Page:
One day after a homemade device exploded in Pleasant View Middle School, The South-Western City School District received $248,000 from the U.S. Department of Education to help enhance their readiness and emergency management plan.
On June 3, an explosive device went off in a trash can in the school’s cafeteria. According to Sandy Nekoloff, executive director of communications, the device exploded around 12:30 p.m. while students were in the cafeteria.
"No one was injured and there was no damage to the school," she said.
Under district policy, the school principal decides what measures to take in emergency situations. School officials called the Pleasant Township Fire Department and were told to evacuate.
"The buses were there quickly and the students and staff were evacuated safely and effectively," Nekoloff said.
The seventh and eighth grade students were taken to Battelle Darby Creek Metro Park, per orders from the Franklin County Sheriff’s Department. Then they were transported to the recreation center at Westland High School.
According to the sheriff’s department, the device that exploded was called a MacGyver bomb, which consists of household chemicals, aluminum foil and a plastic soda bottle.
Nekoloff explained that once district officials were allowed back into the building, they began to notify parents on their auto dialer list. The message told parents what had happened, that the students were evacuated and safe and that school would be in session for its last day.
"We had to wait until we could get back into the building so many parents found out beforehand," Nekoloff said.
Nekoloff also explained that last fall the district updated their safety and crisis management plan.
"The staff at Pleasant View followed the procedure and did a wonderful job," she noted.
Pleasant View houses about 830 students. Two students are under investigation by the county sheriff.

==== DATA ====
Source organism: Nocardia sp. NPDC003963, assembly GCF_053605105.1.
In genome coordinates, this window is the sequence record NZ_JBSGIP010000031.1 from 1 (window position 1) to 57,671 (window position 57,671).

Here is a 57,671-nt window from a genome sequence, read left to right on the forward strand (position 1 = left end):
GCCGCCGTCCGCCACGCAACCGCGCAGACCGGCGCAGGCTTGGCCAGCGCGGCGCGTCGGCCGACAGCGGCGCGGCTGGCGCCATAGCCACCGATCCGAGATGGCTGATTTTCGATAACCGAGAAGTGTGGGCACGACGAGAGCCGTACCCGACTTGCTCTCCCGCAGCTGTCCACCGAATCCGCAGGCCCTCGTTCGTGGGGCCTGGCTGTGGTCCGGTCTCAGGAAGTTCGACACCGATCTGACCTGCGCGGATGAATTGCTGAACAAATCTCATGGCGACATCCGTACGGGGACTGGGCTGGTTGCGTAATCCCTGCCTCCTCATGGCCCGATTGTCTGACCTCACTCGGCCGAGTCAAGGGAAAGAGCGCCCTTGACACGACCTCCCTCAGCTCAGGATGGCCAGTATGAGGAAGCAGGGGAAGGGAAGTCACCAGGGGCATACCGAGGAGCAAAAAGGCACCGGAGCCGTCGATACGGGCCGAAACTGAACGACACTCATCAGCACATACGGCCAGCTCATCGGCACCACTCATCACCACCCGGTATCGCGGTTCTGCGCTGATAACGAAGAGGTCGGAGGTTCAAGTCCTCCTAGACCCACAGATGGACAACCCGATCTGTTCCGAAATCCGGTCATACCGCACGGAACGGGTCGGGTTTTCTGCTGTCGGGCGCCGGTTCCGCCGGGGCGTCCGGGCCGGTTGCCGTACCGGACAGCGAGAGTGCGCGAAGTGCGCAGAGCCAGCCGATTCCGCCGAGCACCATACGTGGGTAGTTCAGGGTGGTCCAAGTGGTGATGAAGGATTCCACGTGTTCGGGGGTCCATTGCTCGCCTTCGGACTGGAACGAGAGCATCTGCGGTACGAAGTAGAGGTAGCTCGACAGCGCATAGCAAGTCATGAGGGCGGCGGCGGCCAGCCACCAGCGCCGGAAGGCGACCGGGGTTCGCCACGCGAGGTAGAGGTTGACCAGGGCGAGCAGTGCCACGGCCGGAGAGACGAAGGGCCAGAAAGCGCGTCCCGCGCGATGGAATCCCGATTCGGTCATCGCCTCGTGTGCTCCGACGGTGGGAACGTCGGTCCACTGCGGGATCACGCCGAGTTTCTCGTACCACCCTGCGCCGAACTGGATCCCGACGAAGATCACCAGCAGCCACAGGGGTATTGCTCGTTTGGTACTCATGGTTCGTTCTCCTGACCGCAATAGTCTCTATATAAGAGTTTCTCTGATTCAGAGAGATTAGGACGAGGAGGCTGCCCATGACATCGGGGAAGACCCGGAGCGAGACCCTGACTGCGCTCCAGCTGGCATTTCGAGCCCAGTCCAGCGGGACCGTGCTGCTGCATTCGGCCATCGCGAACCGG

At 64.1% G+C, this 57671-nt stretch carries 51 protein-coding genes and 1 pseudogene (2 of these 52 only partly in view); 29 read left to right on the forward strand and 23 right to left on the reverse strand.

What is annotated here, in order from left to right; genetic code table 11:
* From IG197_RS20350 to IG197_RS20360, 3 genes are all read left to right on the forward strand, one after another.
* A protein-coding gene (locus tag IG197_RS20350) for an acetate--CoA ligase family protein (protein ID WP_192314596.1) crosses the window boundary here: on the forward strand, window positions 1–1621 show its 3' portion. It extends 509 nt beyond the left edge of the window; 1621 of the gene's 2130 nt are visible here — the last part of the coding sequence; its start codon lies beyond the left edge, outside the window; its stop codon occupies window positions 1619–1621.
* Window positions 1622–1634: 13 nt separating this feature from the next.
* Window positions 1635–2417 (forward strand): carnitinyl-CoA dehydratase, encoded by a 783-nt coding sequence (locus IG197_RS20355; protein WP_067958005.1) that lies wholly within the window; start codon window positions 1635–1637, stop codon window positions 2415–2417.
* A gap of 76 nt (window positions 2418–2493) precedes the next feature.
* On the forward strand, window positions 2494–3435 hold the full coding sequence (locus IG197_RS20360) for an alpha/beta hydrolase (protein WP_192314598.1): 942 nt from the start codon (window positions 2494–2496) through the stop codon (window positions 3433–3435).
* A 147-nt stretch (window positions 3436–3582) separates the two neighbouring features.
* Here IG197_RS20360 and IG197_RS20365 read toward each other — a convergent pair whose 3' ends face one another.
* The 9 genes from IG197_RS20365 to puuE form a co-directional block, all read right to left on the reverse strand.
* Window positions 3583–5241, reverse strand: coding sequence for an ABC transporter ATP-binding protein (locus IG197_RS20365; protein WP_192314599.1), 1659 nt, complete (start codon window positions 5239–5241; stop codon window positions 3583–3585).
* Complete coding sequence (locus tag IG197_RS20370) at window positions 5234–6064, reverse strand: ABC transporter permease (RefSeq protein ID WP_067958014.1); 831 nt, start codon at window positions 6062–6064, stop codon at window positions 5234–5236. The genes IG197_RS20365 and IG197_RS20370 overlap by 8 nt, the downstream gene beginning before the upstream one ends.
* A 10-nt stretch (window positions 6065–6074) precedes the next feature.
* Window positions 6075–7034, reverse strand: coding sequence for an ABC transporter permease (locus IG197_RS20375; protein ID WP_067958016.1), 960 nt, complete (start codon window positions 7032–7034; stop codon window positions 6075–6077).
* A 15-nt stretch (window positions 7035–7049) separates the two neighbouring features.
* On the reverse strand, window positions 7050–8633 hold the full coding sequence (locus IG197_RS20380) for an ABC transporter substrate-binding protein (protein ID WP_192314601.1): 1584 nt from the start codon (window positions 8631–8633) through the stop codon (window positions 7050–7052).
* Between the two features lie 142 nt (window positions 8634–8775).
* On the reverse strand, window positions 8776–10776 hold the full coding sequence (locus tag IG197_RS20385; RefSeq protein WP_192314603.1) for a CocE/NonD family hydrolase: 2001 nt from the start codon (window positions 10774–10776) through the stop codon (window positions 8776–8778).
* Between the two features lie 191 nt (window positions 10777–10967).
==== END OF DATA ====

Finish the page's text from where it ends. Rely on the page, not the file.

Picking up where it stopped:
"Because this is a police matter, the district cannot comment," Nekoloff explained.
Once the investigation is complete, the district can take disciplinary action.
Emergency management grant
U.S. Secretary of Education Margaret Spelling announced on June 4 that SWCS was one of 92 school districts in the country to receive a grant for emergency management plans.
"Nothing is more important to Americans than the safety of their children," said Spellings. "These grants will support that effort by helping more school districts strengthen their crisis planning and better coordinate with the entire community to ensure the safety of our schools and students."
The Readiness and Emergency Management for Schools (REMS) grant program provides funds for local education agencies to improve their emergency plans. For a district to qualify for a grant, its plan must address all four phases of emergency management: prevention-mitigation, preparedness, response and recovery. Plans would also commit the district to coordinate with local law officials and local government agencies.
The funds may be used to coordinate with local emergency responders, conduct drills and exercises, purchase emergency supply equipment, and train staff and students on emergency response.
Nekoloff said after the Pleasant View incident, the district will be reviewing its emergency plans.
"Now we will have additional funds to do that," she said.